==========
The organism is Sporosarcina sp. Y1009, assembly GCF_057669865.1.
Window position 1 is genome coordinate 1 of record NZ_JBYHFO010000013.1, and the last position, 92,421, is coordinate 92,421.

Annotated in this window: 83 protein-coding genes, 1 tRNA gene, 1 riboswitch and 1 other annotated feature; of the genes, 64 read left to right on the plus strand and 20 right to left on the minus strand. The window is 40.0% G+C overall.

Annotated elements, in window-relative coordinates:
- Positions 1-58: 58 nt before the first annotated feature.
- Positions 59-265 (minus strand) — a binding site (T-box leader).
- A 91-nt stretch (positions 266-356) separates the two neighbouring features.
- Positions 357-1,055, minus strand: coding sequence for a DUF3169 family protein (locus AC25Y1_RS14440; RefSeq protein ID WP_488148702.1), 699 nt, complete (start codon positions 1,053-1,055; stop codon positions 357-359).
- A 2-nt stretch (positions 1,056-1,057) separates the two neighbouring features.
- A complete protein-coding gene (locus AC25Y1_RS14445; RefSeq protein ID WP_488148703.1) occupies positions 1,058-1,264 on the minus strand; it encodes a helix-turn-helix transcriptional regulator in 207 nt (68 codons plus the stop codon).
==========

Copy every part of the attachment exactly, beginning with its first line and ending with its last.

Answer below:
The organism is Sporosarcina sp. Y1009, assembly GCF_057669865.1.
Window position 1 is genome coordinate 1 of record NZ_JBYHFO010000013.1, and the last position, 92,421, is coordinate 92,421.

Annotated in this window: 83 protein-coding genes, 1 tRNA gene, 1 riboswitch and 1 other annotated feature; of the genes, 64 read left to right on the plus strand and 20 right to left on the minus strand. The window is 40.0% G+C overall.

Annotated elements, in window-relative coordinates:
- Positions 1-58: 58 nt before the first annotated feature.
- Positions 59-265 (minus strand) — a binding site (T-box leader).
- A 91-nt stretch (positions 266-356) separates the two neighbouring features.
- Positions 357-1,055, minus strand: coding sequence for a DUF3169 family protein (locus AC25Y1_RS14440; RefSeq protein ID WP_488148702.1), 699 nt, complete (start codon positions 1,053-1,055; stop codon positions 357-359).
- A 2-nt stretch (positions 1,056-1,057) separates the two neighbouring features.
- A complete protein-coding gene (locus AC25Y1_RS14445; RefSeq protein ID WP_488148703.1) occupies positions 1,058-1,264 on the minus strand; it encodes a helix-turn-helix transcriptional regulator in 207 nt (68 codons plus the stop codon).